3 Add other required libraries mysql-connector-java.jar, aopalliance-x.y.jar, org.springframework.jdbc.jar, and org.springframework.transaction.jar in the project. You can download required libraries if you do not have them already.
4 Create DAO interface StudentDAO and list down all the required methods. Though it is not required and you can directly write StudentJDBCTemplate class, but as a good practice, let's do it.
5 Create other required Java classes StudentMarks, StudentMarksMapper, StudentJDBCTemplate and MainApp under the com.tutorialspoint package. You can create rest of the POJO classes if required.
6 Make sure you already created Student and Marks tables in TEST database. Also make sure your MySQL server is working fine and you have read/write access on the database using the given username and password.
7 Create Beans configuration file Beans.xml under the src folder.
8 The final step is to create the content of all the Java files and Bean Configuration file and run the application as explained below.

Following is the content of the Data Access Object interface file StudentDAO.java

package com.tutorialspoint;

import java.util.List;
import javax.sql.DataSource;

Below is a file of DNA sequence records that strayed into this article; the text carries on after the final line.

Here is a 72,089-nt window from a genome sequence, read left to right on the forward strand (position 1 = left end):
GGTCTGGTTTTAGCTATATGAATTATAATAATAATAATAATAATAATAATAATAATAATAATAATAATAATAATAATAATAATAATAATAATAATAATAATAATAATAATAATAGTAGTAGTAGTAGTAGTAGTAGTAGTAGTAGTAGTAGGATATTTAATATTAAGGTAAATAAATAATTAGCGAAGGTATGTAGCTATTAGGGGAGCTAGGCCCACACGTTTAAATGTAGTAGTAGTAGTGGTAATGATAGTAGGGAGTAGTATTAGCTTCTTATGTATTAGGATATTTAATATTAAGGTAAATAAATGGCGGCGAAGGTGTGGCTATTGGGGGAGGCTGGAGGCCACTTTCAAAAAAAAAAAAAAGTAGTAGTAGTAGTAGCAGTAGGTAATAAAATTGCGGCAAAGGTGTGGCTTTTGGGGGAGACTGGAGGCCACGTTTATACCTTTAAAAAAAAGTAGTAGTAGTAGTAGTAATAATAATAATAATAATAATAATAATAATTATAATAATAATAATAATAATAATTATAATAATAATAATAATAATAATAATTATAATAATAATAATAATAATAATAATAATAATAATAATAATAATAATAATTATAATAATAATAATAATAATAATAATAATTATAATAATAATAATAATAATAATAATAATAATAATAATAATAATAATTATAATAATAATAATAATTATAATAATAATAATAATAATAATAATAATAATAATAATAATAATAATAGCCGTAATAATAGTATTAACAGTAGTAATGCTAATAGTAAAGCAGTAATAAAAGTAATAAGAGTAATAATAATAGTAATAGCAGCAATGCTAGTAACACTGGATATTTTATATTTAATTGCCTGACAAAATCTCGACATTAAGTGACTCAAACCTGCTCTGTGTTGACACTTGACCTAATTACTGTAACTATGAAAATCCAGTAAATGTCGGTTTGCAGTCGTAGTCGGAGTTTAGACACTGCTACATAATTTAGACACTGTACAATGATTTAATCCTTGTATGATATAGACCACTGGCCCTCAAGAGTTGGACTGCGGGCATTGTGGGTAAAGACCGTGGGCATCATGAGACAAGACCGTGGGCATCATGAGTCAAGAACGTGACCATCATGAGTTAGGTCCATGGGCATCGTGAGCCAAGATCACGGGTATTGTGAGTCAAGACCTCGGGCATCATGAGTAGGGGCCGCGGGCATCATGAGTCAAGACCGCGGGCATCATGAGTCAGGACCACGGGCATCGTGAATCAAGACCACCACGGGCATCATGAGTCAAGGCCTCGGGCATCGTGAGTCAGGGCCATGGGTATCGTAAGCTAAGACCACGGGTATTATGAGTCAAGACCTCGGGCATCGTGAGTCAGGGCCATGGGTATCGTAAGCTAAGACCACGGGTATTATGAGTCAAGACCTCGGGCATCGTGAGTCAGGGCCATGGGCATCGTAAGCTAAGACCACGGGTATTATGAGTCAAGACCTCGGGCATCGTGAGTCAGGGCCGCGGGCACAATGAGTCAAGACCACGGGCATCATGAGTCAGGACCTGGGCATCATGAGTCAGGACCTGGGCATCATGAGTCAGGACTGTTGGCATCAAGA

public interface StudentDAO {
      * This is the method to be used to initialize
      * database resources ie. connection.
   public void setDataSource(DataSource ds);
      * This is the method to be used to create
      * a record in the Student and Marks tables.
   public void create(String name, Integer age, Integer marks, Integer year);
      * This is the method to be used to list down
      * all the records from the Student and Marks tables.
   public List<StudentMarks> listStudents();

Following is the content of the StudentMarks.java file

package com.tutorialspoint;

public class StudentMarks {
   private Integer age;
   private String name;
   private Integer id;
   private Integer marks;
   private Integer year;
   private Integer sid;

   public void setAge(Integer age) {